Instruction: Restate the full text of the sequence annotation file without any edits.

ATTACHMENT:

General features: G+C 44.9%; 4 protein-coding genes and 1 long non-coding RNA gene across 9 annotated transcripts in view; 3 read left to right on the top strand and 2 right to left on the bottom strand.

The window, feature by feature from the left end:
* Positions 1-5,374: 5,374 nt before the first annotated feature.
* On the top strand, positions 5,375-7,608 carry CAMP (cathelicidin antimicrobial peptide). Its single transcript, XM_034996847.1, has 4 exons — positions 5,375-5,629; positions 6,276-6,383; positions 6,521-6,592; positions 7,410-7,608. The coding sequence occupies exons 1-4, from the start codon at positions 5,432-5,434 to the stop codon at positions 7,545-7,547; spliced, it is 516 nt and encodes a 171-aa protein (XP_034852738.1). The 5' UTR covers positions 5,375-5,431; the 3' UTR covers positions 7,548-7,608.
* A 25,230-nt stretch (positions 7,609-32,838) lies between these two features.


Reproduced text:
General features: G+C 44.9%; 4 protein-coding genes and 1 long non-coding RNA gene across 9 annotated transcripts in view; 3 read left to right on the top strand and 2 right to left on the bottom strand.

The window, feature by feature from the left end:
* Positions 1-5,374: 5,374 nt before the first annotated feature.
* On the top strand, positions 5,375-7,608 carry CAMP (cathelicidin antimicrobial peptide). Its single transcript, XM_034996847.1, has 4 exons — positions 5,375-5,629; positions 6,276-6,383; positions 6,521-6,592; positions 7,410-7,608. The coding sequence occupies exons 1-4, from the start codon at positions 5,432-5,434 to the stop codon at positions 7,545-7,547; spliced, it is 516 nt and encodes a 171-aa protein (XP_034852738.1). The 5' UTR covers positions 5,375-5,431; the 3' UTR covers positions 7,548-7,608.
* A 25,230-nt stretch (positions 7,609-32,838) lies between these two features.